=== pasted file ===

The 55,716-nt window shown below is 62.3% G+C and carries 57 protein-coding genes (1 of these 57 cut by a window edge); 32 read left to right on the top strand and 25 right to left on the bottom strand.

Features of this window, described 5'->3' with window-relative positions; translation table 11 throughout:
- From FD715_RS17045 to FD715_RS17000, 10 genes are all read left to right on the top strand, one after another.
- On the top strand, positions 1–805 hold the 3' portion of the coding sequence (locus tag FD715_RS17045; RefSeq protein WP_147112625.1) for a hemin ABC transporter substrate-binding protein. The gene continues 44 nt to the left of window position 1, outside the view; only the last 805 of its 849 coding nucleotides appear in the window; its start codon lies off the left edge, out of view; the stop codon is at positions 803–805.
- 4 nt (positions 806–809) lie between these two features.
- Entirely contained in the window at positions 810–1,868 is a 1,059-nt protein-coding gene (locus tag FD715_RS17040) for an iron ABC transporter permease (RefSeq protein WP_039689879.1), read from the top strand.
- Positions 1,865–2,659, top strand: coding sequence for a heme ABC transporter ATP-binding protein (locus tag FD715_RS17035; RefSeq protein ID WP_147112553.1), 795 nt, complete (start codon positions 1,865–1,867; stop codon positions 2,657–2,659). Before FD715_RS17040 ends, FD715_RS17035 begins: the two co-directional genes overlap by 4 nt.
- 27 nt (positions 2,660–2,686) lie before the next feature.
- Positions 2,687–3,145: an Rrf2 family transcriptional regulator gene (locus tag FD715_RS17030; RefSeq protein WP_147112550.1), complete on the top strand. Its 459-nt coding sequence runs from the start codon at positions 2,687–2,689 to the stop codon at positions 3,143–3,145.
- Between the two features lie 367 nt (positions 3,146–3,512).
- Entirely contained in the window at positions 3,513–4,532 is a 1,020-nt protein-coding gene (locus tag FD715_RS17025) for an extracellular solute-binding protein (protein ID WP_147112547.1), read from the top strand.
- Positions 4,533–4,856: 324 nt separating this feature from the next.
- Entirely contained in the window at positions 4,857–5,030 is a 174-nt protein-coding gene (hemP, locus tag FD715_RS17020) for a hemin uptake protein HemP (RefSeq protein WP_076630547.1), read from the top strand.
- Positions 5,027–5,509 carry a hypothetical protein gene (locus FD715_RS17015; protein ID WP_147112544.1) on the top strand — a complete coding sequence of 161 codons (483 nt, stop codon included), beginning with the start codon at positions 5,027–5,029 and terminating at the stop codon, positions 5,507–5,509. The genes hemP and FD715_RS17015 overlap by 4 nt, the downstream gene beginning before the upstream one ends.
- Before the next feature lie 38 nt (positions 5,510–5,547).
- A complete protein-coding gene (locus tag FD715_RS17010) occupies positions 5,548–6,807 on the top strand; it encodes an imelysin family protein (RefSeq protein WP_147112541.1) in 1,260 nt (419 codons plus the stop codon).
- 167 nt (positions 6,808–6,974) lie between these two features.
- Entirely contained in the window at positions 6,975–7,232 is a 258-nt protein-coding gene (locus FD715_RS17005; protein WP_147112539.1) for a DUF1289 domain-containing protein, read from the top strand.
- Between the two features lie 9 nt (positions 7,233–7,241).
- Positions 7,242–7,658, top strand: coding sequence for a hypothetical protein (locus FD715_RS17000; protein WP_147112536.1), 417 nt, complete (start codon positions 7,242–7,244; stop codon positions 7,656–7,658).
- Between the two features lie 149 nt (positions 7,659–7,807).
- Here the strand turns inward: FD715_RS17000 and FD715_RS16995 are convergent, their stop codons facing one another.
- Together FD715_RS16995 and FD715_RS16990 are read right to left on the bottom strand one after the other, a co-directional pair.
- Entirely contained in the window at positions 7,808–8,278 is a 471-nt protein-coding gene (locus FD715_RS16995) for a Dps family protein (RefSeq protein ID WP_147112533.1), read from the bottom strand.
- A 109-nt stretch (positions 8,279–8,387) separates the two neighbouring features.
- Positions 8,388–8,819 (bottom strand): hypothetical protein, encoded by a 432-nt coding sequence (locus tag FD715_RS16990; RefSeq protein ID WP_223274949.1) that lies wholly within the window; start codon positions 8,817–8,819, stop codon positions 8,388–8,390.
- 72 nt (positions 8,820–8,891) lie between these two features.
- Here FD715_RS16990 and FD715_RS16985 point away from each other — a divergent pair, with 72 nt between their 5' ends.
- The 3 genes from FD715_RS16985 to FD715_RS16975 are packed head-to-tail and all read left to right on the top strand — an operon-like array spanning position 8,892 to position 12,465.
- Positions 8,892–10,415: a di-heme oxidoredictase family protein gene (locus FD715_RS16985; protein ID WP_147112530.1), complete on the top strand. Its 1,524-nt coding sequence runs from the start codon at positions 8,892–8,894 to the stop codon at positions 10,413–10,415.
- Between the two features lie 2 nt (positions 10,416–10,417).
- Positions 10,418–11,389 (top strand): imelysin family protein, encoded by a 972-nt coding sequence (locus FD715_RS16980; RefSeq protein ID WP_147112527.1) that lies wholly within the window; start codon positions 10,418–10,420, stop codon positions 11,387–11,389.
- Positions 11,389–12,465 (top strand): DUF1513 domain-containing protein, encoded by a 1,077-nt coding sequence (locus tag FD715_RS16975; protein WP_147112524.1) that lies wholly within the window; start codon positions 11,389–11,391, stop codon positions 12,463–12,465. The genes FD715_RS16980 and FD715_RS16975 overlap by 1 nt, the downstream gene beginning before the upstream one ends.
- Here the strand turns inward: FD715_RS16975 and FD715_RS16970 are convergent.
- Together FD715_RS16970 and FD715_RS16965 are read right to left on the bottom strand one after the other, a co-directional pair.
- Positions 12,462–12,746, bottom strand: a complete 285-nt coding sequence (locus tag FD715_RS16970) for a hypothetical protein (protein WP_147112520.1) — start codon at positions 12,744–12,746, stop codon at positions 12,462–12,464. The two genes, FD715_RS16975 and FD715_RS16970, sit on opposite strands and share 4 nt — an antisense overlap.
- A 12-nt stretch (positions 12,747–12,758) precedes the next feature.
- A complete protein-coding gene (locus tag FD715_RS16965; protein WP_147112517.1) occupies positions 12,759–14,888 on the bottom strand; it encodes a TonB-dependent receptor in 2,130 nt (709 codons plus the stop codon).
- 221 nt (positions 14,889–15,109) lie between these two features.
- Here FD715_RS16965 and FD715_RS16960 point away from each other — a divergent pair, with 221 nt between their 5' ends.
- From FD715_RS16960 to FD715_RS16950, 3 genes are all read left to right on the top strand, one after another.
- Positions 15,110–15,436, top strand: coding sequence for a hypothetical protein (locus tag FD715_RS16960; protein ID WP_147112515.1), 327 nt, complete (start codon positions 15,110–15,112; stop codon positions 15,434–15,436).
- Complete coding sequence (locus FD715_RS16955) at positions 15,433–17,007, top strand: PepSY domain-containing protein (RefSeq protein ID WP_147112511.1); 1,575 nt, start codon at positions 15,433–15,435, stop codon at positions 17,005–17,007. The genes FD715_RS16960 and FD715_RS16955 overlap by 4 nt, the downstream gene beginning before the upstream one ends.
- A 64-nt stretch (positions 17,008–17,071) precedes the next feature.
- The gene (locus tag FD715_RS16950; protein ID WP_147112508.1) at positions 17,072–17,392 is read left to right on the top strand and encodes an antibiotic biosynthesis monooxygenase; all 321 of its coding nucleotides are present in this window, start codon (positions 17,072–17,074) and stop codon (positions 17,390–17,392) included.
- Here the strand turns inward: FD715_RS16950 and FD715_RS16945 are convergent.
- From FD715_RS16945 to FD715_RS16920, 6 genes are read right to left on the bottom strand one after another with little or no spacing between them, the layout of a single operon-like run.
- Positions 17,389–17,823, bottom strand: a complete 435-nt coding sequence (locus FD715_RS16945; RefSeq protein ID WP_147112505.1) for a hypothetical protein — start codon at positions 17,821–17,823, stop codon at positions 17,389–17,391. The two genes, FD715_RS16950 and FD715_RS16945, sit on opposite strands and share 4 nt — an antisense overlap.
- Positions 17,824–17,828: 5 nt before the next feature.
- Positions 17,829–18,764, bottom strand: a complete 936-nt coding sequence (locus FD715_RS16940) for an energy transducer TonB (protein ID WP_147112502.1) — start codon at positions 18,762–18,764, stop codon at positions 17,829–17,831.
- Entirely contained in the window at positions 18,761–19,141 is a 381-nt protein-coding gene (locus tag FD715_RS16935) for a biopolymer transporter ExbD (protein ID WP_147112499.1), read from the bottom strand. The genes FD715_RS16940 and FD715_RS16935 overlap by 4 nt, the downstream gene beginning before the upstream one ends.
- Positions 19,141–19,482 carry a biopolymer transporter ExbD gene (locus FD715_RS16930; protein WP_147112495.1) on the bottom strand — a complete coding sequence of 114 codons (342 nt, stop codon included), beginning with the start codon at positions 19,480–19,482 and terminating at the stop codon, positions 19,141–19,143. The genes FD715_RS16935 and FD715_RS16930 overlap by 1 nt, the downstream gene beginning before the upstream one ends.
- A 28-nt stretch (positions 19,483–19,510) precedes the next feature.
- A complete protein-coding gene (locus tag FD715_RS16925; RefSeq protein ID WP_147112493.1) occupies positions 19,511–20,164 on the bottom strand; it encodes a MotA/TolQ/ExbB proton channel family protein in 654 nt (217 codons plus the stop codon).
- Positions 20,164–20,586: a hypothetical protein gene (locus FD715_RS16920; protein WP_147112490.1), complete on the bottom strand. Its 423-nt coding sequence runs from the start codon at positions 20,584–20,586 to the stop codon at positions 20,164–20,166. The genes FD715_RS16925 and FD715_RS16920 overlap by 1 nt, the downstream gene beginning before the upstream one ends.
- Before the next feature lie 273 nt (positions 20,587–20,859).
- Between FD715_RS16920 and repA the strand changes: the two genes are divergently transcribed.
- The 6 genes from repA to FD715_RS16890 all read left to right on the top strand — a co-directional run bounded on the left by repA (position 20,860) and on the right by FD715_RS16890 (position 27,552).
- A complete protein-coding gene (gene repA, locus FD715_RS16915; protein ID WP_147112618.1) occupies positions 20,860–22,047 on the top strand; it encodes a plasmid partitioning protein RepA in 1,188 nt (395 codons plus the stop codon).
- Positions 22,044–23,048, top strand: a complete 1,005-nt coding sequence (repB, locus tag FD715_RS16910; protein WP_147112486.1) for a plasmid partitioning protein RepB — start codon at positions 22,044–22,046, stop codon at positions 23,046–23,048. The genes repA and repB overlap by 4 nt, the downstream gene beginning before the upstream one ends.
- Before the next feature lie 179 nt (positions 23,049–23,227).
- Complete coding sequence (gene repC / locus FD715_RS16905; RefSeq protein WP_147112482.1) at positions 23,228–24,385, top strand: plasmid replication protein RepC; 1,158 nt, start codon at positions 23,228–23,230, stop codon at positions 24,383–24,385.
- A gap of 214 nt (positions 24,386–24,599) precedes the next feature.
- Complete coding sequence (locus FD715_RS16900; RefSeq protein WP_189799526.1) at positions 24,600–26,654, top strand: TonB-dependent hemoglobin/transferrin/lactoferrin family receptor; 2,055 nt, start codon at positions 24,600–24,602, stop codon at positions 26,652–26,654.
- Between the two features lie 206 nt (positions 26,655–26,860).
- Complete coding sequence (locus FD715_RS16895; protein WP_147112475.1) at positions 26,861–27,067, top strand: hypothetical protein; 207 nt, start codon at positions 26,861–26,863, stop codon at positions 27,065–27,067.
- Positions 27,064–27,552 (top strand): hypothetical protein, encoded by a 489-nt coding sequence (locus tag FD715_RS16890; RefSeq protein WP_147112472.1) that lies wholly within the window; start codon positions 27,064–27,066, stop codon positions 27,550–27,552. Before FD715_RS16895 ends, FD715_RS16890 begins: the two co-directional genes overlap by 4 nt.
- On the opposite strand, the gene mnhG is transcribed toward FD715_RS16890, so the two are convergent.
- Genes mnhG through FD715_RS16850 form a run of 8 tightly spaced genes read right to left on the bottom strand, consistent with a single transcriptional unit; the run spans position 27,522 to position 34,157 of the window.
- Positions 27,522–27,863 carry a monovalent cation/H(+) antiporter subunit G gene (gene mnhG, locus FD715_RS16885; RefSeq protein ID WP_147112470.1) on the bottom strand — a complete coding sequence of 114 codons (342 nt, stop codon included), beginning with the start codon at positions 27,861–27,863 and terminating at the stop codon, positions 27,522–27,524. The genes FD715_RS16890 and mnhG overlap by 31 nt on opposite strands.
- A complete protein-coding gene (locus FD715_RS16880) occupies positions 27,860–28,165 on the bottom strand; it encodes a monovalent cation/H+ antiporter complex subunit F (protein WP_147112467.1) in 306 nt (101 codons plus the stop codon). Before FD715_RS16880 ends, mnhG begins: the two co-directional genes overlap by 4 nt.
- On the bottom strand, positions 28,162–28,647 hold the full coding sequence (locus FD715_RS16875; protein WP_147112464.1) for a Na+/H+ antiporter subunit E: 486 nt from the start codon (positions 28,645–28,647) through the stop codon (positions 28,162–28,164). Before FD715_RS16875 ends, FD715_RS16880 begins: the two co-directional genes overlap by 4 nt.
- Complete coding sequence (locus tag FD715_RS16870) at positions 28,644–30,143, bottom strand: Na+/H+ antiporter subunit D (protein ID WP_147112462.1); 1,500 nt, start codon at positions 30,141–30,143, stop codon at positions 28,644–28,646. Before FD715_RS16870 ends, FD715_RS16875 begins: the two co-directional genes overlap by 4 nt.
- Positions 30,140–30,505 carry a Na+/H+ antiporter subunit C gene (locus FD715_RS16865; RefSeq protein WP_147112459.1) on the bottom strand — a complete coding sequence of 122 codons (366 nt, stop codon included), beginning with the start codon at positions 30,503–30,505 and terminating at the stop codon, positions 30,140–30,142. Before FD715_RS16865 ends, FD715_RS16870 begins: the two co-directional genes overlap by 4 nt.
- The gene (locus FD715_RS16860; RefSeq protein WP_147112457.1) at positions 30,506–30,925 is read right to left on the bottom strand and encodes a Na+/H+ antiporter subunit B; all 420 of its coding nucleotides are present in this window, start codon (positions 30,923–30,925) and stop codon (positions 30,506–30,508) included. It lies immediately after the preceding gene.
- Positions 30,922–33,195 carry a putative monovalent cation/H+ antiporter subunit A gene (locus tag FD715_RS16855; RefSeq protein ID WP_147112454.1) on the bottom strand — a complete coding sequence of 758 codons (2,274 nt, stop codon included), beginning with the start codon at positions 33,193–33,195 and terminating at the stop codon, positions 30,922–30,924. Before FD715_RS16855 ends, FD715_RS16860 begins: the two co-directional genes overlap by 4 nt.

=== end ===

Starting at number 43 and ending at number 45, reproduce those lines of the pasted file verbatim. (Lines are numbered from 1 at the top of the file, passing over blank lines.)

- Complete coding sequence (locus FD715_RS16955) at positions 15,433–17,007, top strand: PepSY domain-containing protein (RefSeq protein ID WP_147112511.1); 1,575 nt, start codon at positions 15,433–15,435, stop codon at positions 17,005–17,007. The genes FD715_RS16960 and FD715_RS16955 overlap by 4 nt, the downstream gene beginning before the upstream one ends.
- A 64-nt stretch (positions 17,008–17,071) precedes the next feature.
- The gene (locus tag FD715_RS16950; protein ID WP_147112508.1) at positions 17,072–17,392 is read left to right on the top strand and encodes an antibiotic biosynthesis monooxygenase; all 321 of its coding nucleotides are present in this window, start codon (positions 17,072–17,074) and stop codon (positions 17,390–17,392) included.